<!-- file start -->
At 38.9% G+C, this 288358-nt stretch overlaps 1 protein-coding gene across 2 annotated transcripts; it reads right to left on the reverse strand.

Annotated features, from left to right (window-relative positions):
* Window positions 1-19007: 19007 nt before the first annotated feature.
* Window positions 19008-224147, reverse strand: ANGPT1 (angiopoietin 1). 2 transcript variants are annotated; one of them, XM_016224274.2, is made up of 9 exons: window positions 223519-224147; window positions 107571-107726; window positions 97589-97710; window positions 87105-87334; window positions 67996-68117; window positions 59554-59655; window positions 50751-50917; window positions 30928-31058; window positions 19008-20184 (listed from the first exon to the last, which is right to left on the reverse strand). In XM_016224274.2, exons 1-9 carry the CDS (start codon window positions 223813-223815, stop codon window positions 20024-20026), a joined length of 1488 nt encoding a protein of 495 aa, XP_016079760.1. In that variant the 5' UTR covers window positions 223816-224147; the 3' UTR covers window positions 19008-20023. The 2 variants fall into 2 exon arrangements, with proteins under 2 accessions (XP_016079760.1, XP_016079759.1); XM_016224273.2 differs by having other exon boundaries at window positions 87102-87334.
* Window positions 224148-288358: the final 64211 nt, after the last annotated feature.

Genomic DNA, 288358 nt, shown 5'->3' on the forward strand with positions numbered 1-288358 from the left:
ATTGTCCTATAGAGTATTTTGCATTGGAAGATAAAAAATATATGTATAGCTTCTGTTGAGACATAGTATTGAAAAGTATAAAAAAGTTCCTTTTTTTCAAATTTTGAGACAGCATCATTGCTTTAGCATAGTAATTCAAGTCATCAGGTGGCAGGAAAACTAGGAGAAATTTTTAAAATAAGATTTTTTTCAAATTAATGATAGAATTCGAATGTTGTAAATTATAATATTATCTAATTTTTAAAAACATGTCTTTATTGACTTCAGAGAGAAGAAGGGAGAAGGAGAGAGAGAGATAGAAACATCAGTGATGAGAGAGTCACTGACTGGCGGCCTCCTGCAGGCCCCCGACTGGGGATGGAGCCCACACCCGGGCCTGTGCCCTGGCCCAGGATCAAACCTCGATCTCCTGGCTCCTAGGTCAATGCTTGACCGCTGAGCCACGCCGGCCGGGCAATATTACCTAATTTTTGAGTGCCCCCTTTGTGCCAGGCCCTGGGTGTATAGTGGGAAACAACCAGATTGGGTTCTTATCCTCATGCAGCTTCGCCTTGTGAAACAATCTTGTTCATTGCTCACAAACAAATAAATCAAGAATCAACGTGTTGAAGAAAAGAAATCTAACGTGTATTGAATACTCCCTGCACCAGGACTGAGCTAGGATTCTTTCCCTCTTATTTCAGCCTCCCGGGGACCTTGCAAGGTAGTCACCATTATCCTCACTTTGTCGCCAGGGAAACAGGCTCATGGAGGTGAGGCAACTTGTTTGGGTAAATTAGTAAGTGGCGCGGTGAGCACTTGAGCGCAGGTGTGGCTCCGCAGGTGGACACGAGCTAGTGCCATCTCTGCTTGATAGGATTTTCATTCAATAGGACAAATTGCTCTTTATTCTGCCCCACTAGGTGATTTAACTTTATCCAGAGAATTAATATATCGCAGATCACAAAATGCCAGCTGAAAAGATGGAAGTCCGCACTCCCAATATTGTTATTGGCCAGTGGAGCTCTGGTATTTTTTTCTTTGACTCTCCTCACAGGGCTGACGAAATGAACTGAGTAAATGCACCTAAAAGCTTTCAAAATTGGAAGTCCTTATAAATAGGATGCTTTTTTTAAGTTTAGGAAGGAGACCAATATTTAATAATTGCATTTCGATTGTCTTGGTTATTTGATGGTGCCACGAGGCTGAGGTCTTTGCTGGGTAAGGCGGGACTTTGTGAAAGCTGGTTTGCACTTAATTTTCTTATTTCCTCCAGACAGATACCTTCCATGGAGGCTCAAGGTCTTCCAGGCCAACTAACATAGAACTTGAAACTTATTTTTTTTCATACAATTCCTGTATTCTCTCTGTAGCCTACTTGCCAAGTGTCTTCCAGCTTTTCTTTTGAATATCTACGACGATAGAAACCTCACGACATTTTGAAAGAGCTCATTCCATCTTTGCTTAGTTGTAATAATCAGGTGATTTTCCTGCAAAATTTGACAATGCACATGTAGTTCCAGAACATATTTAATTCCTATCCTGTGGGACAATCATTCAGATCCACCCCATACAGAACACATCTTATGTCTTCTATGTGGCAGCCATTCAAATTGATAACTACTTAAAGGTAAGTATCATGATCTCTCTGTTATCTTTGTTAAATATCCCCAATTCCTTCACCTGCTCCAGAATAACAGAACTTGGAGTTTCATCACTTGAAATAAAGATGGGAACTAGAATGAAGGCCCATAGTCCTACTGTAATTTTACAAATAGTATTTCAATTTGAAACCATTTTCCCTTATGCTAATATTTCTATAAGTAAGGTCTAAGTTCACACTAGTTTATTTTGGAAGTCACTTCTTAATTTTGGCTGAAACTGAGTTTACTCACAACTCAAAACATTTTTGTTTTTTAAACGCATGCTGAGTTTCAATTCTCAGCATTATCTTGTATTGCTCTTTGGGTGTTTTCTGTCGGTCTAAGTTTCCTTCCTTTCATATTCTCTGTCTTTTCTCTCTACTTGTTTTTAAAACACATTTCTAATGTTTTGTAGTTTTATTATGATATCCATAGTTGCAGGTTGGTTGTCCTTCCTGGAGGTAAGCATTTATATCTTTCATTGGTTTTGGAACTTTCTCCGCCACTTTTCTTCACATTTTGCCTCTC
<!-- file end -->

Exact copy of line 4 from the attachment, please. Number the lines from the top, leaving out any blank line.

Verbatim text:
* Window positions 19008-224147, reverse strand: ANGPT1 (angiopoietin 1). 2 transcript variants are annotated; one of them, XM_016224274.2, is made up of 9 exons: window positions 223519-224147; window positions 107571-107726; window positions 97589-97710; window positions 87105-87334; window positions 67996-68117; window positions 59554-59655; window positions 50751-50917; window positions 30928-31058; window positions 19008-20184 (listed from the first exon to the last, which is right to left on the reverse strand). In XM_016224274.2, exons 1-9 carry the CDS (start codon window positions 223813-223815, stop codon window positions 20024-20026), a joined length of 1488 nt encoding a protein of 495 aa, XP_016079760.1. In that variant the 5' UTR covers window positions 223816-224147; the 3' UTR covers window positions 19008-20023. The 2 variants fall into 2 exon arrangements, with proteins under 2 accessions (XP_016079760.1, XP_016079759.1); XM_016224273.2 differs by having other exon boundaries at window positions 87102-87334.